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OpinionEditorial

Close Rikers, but also reform NYC corrections

Immediate issues that need to be examined.

Rikers Island has been the site of significant

Rikers Island has been the site of significant controversy. Photo Credit: Rikers Island has been the site of significant controversy.

Mayor Bill de Blasio pledged last March to close Rikers Island within 10 years. That’s still too long, given the jail’s problems.

De Blasio and his City Council partners announced sites for prospective jail replacements this month, a necessary step. But that led to complaints from Bronx politicians about placement and to more squabbling between the mayor and Gov. Andrew Cuomo. One point of urgency is including state authority for a streamlined “design-build” process to plan and finish the city’s new facilities.

Sadly, this month also saw a despicable attack at the 10-lockup facility, this time by Rikers inmates on Correction Officer Jean Souffrant, 39. The Feb. 10 attack led by an allegedly gang-affiliated inmate fractured Souffrant’s neck, and he remains in New York-Presbyterian Hospital. The incident led to calls from officers and their union for protections, including the reduced tactic of punitive segregation, or solitary confinement.

These attacks are heinous crimes and the officers deserve protection, but solitary is not the way to go. The practice’s overuse on Rikers was criticized by U.S. Attorney Preet Bharara in 2014. It has been found to exacerbate mental health issues, among various ills. When President Barack Obama banned the practice for juveniles in the federal prison system in 2016, he told the story of Kalief Browder, who spent time in solitary before later killing himself. Browder, of course, was held on Rikers Island.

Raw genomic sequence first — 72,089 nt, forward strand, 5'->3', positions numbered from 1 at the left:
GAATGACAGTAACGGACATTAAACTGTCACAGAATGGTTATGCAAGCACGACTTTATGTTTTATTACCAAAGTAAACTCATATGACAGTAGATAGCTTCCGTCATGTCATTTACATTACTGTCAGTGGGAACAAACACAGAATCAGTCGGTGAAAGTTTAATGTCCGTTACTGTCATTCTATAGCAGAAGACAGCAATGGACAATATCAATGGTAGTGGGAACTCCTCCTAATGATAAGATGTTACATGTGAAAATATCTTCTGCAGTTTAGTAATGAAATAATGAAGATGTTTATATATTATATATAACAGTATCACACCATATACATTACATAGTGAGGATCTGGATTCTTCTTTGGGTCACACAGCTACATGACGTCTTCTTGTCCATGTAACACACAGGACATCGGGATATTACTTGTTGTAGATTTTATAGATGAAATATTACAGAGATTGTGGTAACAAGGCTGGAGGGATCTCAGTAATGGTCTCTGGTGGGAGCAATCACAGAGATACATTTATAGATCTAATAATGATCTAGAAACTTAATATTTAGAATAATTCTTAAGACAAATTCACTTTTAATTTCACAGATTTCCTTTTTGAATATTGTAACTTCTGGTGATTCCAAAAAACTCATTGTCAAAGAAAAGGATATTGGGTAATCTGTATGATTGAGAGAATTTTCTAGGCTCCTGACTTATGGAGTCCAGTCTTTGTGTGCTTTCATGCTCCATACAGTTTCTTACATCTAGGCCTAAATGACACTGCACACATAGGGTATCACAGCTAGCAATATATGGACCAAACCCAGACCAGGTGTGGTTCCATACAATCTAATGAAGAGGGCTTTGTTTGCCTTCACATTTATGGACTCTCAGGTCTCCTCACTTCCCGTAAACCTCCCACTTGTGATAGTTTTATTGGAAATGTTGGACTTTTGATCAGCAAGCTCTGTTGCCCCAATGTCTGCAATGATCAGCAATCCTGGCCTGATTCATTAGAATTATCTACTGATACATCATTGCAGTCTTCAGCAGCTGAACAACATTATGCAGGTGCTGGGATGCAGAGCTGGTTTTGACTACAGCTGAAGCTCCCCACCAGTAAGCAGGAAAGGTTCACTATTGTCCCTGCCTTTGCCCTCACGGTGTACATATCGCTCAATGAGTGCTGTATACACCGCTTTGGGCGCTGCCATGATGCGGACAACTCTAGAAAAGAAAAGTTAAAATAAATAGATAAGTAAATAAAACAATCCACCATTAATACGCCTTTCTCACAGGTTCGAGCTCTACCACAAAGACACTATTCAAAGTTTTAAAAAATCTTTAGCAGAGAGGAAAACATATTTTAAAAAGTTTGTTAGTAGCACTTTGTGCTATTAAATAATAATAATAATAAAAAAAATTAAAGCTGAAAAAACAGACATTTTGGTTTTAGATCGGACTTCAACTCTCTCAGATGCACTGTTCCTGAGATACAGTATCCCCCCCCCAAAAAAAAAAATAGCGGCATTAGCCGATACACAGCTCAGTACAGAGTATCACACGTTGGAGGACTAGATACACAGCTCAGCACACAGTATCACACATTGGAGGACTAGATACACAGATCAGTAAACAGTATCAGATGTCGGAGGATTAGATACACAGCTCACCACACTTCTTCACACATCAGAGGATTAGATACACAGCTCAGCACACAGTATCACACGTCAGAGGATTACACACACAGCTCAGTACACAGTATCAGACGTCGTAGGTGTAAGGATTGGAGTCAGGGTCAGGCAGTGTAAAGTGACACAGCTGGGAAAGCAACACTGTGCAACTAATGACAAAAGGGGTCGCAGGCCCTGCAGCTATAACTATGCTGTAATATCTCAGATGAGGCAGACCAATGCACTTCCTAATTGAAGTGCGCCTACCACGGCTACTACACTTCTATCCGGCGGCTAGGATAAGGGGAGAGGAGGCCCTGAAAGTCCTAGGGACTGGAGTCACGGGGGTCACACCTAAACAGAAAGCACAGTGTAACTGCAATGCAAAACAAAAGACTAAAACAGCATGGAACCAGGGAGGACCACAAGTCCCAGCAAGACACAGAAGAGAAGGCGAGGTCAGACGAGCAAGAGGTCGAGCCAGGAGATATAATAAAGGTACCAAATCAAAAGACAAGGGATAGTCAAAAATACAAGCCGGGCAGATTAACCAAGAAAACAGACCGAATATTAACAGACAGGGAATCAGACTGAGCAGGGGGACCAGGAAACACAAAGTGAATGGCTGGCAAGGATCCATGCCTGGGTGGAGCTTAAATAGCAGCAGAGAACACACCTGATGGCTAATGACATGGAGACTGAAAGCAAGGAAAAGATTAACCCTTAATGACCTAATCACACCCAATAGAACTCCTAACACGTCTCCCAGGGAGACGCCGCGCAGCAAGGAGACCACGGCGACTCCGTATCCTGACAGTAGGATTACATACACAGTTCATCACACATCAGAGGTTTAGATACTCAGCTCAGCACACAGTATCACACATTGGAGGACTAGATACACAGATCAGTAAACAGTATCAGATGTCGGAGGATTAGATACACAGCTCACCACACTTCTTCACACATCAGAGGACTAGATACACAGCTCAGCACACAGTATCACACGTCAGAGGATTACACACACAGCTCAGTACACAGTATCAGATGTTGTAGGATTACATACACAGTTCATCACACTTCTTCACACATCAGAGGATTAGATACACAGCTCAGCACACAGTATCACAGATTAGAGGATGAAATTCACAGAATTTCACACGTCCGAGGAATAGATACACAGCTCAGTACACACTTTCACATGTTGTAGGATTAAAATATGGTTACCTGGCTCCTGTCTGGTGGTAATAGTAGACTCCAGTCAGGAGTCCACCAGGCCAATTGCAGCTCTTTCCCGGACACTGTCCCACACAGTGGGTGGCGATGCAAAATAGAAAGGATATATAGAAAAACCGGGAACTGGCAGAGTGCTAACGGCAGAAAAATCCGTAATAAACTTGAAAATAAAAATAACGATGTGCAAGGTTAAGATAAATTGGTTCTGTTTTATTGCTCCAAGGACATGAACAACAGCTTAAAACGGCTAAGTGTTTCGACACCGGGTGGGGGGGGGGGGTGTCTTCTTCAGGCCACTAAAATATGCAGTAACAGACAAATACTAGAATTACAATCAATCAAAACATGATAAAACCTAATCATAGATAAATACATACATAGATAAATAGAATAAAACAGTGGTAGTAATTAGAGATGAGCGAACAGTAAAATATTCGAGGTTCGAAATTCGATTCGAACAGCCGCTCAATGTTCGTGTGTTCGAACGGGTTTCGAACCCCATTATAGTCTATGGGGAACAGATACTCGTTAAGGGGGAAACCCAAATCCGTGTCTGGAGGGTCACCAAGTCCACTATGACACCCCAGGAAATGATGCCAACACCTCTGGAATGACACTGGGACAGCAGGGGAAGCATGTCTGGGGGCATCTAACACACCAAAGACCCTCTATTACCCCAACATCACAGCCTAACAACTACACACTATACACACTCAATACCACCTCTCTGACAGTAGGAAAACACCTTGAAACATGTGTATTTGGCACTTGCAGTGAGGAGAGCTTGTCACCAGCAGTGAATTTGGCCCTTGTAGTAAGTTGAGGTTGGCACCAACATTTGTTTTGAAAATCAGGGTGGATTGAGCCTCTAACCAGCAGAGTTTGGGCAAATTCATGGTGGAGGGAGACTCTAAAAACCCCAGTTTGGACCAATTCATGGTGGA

Attacks on officers are only one problem on Rikers Island. Others include the long-standing culture of violence perpetrated by officers on inmates, and the facilities’ abominable physical problems, some of which were outlined in a recent state report. For example, some supposedly secure cell doors could be “popped open.”

These are some of the immediate issues that need to be examined as the city moves to close its dark chapter on Rikers Island. The move provides an opportunity for changes in culture, design and correction practice, and that opportunity must be seized. We can’t just relocate past mistakes.

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